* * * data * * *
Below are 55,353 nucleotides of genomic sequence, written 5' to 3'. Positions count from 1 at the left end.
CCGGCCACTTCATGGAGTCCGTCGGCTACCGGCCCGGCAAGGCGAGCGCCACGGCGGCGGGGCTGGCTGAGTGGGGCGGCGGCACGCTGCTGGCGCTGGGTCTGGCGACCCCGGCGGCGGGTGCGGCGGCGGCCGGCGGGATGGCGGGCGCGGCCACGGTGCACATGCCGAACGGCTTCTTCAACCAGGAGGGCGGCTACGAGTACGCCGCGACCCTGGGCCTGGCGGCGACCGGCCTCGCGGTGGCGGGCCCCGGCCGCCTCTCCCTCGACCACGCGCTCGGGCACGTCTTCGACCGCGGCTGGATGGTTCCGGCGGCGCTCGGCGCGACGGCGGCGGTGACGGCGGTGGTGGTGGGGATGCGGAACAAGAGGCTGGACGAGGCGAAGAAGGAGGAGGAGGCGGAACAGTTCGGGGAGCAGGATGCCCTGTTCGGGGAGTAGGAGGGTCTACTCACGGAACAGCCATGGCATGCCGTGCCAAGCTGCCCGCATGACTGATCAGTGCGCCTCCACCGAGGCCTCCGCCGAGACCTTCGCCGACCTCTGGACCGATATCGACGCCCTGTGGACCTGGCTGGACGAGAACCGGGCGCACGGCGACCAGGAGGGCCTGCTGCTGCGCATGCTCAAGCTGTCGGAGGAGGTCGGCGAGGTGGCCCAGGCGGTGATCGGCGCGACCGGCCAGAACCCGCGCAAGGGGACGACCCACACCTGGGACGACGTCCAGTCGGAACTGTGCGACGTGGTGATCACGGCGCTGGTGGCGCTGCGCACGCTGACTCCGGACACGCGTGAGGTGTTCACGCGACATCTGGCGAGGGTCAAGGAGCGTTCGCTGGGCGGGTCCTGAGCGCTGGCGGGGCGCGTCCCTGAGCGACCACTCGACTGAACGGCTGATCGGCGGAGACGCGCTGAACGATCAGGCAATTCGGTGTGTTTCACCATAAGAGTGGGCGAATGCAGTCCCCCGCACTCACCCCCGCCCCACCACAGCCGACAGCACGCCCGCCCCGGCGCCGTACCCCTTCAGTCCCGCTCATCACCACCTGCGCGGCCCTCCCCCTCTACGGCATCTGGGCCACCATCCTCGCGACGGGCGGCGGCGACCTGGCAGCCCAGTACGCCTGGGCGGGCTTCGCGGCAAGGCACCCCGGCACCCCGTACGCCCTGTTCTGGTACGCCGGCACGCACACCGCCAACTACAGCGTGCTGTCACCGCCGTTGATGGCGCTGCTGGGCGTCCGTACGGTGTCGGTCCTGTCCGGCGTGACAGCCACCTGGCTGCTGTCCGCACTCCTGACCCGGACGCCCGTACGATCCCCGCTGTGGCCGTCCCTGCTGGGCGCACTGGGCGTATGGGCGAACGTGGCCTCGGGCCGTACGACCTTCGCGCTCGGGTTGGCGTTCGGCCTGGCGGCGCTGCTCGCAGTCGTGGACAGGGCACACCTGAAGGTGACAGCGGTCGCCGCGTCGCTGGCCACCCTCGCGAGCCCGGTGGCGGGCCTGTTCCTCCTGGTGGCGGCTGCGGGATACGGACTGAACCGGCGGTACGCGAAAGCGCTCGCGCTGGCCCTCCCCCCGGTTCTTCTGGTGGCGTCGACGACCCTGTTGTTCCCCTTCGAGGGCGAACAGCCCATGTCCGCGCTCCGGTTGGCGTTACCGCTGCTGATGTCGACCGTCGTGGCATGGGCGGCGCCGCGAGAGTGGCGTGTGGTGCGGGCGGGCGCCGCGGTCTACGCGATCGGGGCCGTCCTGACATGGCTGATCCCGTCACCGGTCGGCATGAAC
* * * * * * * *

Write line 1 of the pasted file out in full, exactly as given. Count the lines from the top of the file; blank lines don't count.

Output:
Below are 55,353 nucleotides of genomic sequence, written 5' to 3'. Positions count from 1 at the left end.